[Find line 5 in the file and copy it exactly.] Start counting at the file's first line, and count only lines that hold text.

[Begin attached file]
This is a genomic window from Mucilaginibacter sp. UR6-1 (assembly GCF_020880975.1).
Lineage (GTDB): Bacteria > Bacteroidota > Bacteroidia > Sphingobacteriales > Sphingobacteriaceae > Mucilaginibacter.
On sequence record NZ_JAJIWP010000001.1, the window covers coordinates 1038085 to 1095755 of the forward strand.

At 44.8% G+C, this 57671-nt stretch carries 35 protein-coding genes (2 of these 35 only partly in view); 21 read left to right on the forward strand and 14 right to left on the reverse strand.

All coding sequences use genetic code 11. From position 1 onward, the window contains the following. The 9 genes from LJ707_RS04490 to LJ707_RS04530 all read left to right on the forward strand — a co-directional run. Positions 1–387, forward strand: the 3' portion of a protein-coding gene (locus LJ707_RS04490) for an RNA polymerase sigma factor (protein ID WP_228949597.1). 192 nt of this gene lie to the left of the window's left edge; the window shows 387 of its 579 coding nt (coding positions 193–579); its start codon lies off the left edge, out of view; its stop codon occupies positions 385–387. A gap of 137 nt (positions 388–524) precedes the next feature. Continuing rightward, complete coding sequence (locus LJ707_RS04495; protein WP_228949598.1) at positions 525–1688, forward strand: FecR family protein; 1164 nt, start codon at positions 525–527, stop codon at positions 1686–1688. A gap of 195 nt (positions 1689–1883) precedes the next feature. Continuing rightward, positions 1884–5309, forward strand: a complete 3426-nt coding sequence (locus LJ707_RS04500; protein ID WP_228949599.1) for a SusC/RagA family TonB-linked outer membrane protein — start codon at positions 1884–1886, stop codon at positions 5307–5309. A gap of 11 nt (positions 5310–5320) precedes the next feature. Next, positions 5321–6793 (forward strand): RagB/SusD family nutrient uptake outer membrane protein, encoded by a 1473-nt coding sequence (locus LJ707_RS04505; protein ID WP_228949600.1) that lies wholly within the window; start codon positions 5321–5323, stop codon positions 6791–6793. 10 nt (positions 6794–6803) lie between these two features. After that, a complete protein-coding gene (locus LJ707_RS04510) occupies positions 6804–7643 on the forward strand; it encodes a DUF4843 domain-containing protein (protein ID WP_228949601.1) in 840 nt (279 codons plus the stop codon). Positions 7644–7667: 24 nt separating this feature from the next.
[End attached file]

All coding sequences use genetic code 11. From position 1 onward, the window contains the following. The 9 genes from LJ707_RS04490 to LJ707_RS04530 all read left to right on the forward strand — a co-directional run. Positions 1–387, forward strand: the 3' portion of a protein-coding gene (locus LJ707_RS04490) for an RNA polymerase sigma factor (protein ID WP_228949597.1). 192 nt of this gene lie to the left of the window's left edge; the window shows 387 of its 579 coding nt (coding positions 193–579); its start codon lies off the left edge, out of view; its stop codon occupies positions 385–387. A gap of 137 nt (positions 388–524) precedes the next feature. Continuing rightward, complete coding sequence (locus LJ707_RS04495; protein WP_228949598.1) at positions 525–1688, forward strand: FecR family protein; 1164 nt, start codon at positions 525–527, stop codon at positions 1686–1688. A gap of 195 nt (positions 1689–1883) precedes the next feature. Continuing rightward, positions 1884–5309, forward strand: a complete 3426-nt coding sequence (locus LJ707_RS04500; protein ID WP_228949599.1) for a SusC/RagA family TonB-linked outer membrane protein — start codon at positions 1884–1886, stop codon at positions 5307–5309. A gap of 11 nt (positions 5310–5320) precedes the next feature. Next, positions 5321–6793 (forward strand): RagB/SusD family nutrient uptake outer membrane protein, encoded by a 1473-nt coding sequence (locus LJ707_RS04505; protein ID WP_228949600.1) that lies wholly within the window; start codon positions 5321–5323, stop codon positions 6791–6793. 10 nt (positions 6794–6803) lie between these two features. After that, a complete protein-coding gene (locus LJ707_RS04510) occupies positions 6804–7643 on the forward strand; it encodes a DUF4843 domain-containing protein (protein ID WP_228949601.1) in 840 nt (279 codons plus the stop codon). Positions 7644–7667: 24 nt separating this feature from the next.